We’ve all heard it. We may hate to admit it, but it’s true. Perception is reality. The “reality” your potential (or current) customer leaves with is their perception of your website, office, staff or service. That perception a usually a lasting one, often hard to change and can be formed in as little as 4 seconds.
4 seconds…. That’s a very small time to make a very important impression. Think about what visitors see the first 4 seconds they are on your website… What are the first four seconds of a phone call to your office like? Next time you walk into your business’ front door or reception area… walk in and pay attention while you count one – Mississippi – two – Mississippi – three — What do you see first? What are the most notable features? If you see dingy walls and stained carpet, so will your clients. That reminds me, I need to call the carpet cleaners again.
The little things do make the biggest difference! If you can’t make an objective assessment because you’ve already walked through that door every day for the past 5 years and you just don’t see it anymore, ask a few folks what they see. Conduct an informal survey. Get a friend or associate to do a sort of “surveillance” visit… to walk in and take note for you. Call your office and listen… does the call start well?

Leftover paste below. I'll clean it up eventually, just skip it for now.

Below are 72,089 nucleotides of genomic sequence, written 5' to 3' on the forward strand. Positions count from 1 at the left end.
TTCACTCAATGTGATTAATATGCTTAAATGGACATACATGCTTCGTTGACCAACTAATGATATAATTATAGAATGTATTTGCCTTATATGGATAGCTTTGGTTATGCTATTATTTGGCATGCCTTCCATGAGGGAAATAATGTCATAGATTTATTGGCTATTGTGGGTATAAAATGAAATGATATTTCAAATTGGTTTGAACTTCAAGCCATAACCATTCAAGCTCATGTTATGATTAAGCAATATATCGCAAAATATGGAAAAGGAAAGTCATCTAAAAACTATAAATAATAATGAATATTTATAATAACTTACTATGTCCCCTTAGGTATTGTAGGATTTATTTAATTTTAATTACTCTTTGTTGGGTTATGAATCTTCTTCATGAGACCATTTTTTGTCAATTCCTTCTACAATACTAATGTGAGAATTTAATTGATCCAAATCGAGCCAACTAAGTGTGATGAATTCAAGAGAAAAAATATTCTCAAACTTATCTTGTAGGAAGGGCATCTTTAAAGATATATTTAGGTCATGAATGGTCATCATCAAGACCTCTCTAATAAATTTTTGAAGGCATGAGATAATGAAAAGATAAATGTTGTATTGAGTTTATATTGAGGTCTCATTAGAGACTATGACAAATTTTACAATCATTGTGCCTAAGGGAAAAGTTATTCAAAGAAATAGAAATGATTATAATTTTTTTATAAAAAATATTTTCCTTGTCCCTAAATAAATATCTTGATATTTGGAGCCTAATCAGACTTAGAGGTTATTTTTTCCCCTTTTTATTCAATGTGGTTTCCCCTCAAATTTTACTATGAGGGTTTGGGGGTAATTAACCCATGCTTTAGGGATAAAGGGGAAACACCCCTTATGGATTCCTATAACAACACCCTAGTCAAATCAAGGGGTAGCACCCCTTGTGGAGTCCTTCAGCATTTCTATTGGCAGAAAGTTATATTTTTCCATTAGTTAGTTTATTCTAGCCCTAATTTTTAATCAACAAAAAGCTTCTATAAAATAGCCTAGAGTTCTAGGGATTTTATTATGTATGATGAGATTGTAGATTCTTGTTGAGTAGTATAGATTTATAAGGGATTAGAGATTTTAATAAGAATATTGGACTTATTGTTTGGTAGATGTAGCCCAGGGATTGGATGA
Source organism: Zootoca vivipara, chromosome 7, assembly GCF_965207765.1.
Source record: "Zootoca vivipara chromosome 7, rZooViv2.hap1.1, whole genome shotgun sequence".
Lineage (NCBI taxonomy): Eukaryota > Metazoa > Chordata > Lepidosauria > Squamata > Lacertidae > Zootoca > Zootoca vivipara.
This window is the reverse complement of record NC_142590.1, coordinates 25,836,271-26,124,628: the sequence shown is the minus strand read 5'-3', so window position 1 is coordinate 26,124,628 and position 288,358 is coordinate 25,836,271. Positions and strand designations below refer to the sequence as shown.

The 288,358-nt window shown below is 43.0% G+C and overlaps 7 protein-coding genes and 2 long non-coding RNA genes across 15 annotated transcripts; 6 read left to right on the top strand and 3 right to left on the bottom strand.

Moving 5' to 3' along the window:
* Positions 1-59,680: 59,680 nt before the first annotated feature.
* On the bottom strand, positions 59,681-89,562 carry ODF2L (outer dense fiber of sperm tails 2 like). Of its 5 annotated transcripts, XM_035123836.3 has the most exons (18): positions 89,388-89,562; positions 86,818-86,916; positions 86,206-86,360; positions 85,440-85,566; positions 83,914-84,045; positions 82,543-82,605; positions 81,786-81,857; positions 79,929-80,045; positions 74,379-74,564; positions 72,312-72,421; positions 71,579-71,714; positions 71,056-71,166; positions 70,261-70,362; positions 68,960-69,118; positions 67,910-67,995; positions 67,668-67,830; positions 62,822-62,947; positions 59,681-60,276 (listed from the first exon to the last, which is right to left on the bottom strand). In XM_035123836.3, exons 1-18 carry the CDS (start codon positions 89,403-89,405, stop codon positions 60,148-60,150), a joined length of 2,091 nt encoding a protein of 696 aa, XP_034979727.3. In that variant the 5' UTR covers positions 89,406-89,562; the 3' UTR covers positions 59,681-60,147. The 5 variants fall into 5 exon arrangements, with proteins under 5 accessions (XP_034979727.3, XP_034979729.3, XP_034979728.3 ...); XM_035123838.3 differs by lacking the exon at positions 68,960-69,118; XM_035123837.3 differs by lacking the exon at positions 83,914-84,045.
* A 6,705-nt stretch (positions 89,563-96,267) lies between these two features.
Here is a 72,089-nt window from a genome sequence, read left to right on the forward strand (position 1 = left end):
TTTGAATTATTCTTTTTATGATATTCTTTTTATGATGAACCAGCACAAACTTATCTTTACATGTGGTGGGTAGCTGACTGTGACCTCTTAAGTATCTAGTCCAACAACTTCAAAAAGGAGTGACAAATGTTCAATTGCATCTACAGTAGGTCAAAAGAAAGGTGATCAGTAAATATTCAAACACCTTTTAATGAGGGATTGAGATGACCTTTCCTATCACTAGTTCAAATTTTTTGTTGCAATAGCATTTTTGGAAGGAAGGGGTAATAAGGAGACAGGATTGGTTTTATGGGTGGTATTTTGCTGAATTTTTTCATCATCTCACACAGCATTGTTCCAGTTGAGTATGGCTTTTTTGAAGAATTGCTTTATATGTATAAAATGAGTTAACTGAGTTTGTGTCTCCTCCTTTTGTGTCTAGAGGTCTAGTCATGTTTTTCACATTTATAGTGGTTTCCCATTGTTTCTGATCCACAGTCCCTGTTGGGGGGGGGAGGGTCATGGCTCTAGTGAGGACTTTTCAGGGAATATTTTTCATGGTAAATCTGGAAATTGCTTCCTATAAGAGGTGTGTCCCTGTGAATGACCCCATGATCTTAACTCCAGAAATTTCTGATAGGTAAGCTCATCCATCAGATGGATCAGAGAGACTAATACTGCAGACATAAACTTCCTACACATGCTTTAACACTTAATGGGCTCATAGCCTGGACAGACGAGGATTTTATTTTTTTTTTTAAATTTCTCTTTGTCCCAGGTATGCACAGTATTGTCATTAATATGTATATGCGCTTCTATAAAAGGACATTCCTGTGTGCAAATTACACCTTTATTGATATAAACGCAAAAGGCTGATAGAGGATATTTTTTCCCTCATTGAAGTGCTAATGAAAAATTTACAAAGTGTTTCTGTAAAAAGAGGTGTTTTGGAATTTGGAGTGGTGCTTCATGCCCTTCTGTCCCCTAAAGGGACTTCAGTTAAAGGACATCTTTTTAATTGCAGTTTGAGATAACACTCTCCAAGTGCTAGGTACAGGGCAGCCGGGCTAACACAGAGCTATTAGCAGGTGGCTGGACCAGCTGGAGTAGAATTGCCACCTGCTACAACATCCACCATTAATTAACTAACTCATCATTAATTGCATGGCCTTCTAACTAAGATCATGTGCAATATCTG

Recently, I called a relatively small organization to try to obtain information about a service they provide. What I got was a “For ‘X’ press 200, For ‘Y’ press 210, for ‘Z’ press 240…” After four options I didn’t need, I hung up. To me, this communicated “We don’t have time for you.” When I call a “mega-company” such as a utility provider or other very large firm, I expect to get the automated routine we generally dislike but have learned to tolerate. It’s important to note, what some companies are doing may not work well for you.
Sometimes the smallest genuine effort can bridge a gap and land you a customer. Today I stopped to grab lunch at a fast food restaurant. When I placed my order, I heard a young lady behind the counter say to another customer, “Thank you. We love serving you.” About 60 seconds later, they young man standing across the counter from me said, “Thank you. We love serving you.” Even though I know an corporate executive made a decision to require this action (to increase customer satisfaction and return sales), I smiled. I was pleasantly satisfied. I will likely return again soon.